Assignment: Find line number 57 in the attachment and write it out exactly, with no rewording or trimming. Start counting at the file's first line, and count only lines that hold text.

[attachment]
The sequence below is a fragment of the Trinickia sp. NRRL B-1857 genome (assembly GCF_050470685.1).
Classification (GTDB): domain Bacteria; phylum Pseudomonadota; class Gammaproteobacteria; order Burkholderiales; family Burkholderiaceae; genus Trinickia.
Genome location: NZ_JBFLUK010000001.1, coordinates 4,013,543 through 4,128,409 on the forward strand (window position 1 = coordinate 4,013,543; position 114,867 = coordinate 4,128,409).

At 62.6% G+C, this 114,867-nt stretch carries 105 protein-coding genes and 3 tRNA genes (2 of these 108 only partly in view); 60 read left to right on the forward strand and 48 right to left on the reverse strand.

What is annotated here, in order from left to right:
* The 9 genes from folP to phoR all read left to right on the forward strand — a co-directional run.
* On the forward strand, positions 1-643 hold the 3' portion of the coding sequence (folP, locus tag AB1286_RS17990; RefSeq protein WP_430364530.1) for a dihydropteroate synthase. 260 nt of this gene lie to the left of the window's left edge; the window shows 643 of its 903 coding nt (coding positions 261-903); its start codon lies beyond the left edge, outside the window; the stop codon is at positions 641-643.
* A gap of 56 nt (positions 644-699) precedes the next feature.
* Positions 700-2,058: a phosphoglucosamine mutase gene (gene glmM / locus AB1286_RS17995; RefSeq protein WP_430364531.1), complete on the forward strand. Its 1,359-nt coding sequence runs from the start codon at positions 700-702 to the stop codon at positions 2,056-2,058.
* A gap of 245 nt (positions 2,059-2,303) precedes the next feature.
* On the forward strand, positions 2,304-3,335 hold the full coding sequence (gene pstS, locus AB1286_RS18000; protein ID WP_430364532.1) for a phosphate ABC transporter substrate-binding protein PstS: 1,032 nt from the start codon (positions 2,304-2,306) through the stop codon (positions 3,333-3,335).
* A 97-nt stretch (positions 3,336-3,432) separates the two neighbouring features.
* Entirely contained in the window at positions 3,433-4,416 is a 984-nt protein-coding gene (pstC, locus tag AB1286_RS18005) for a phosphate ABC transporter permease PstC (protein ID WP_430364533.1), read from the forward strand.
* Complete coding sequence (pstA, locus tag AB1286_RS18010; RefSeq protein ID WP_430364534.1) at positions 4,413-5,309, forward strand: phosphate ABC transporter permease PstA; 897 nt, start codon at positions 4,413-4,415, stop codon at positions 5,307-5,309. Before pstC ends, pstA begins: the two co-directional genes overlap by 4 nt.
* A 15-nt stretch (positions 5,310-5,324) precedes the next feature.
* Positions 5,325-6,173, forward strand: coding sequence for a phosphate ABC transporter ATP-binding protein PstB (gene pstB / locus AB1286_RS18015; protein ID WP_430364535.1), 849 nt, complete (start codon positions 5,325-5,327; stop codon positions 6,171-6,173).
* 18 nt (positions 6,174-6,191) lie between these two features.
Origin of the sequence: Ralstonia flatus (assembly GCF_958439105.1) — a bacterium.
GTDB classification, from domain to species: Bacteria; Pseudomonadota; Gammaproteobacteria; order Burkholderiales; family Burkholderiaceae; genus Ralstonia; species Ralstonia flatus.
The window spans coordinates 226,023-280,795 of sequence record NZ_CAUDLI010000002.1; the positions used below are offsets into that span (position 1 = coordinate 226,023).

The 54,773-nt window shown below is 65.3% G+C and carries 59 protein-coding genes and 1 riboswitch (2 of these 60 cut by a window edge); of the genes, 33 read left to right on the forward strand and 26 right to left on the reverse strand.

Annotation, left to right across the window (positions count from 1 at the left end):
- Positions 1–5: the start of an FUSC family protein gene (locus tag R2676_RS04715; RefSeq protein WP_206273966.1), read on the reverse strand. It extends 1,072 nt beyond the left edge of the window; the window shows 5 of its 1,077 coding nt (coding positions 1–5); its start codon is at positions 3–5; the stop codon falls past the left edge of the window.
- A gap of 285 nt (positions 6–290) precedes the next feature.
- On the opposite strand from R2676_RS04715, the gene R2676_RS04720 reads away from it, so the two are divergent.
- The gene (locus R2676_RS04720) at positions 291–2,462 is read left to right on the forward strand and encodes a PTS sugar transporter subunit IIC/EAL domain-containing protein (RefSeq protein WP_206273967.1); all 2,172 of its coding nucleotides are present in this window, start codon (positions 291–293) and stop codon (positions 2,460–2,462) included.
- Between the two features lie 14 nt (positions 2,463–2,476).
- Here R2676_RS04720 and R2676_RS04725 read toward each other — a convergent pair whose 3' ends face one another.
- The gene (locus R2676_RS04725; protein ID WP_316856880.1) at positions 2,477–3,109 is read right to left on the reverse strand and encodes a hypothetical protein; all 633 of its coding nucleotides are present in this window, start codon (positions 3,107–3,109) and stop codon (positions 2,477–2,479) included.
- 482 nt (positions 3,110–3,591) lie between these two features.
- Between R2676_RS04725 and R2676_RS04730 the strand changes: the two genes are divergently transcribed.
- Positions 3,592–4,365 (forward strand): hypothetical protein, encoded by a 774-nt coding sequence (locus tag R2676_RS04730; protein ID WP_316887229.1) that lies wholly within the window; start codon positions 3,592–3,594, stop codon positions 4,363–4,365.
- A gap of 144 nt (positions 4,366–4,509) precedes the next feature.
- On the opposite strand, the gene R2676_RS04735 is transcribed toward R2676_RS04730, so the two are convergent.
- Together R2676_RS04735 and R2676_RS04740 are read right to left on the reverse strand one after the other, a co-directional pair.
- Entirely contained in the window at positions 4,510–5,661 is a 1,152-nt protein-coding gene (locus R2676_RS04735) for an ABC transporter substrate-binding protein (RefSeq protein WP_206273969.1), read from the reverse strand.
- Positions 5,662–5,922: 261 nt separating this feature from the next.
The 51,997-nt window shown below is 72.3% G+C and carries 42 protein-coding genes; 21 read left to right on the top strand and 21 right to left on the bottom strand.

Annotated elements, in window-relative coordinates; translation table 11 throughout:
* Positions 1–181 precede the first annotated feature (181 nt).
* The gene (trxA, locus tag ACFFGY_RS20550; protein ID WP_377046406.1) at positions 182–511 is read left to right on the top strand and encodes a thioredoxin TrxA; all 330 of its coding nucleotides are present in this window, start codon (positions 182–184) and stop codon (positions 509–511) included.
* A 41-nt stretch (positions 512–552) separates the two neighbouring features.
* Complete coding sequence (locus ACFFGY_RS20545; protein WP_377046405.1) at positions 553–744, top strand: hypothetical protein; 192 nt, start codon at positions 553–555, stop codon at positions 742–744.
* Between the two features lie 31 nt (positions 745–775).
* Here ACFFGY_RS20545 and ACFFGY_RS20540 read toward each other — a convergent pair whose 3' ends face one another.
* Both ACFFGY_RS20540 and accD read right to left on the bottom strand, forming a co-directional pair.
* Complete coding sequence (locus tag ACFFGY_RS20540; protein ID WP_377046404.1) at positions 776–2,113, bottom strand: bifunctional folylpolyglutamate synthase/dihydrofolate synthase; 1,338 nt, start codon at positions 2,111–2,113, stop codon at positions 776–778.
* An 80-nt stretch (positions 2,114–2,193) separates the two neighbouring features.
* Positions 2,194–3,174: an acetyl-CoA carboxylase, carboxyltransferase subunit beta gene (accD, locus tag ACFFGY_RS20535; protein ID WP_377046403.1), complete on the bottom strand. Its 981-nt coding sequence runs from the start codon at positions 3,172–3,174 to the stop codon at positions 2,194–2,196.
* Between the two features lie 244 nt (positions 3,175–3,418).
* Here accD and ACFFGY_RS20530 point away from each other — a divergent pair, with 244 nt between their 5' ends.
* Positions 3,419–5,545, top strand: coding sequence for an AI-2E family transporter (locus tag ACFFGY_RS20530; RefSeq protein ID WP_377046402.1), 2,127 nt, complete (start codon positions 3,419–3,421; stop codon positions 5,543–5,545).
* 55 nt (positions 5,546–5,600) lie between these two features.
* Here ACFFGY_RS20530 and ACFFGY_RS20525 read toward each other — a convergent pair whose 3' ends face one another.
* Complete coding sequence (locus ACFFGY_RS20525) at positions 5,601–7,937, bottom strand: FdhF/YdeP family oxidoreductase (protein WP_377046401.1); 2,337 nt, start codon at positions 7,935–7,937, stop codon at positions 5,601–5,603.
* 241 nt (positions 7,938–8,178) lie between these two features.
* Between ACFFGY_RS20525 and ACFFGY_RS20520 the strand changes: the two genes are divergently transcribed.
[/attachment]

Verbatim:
* Between ACFFGY_RS20525 and ACFFGY_RS20520 the strand changes: the two genes are divergently transcribed.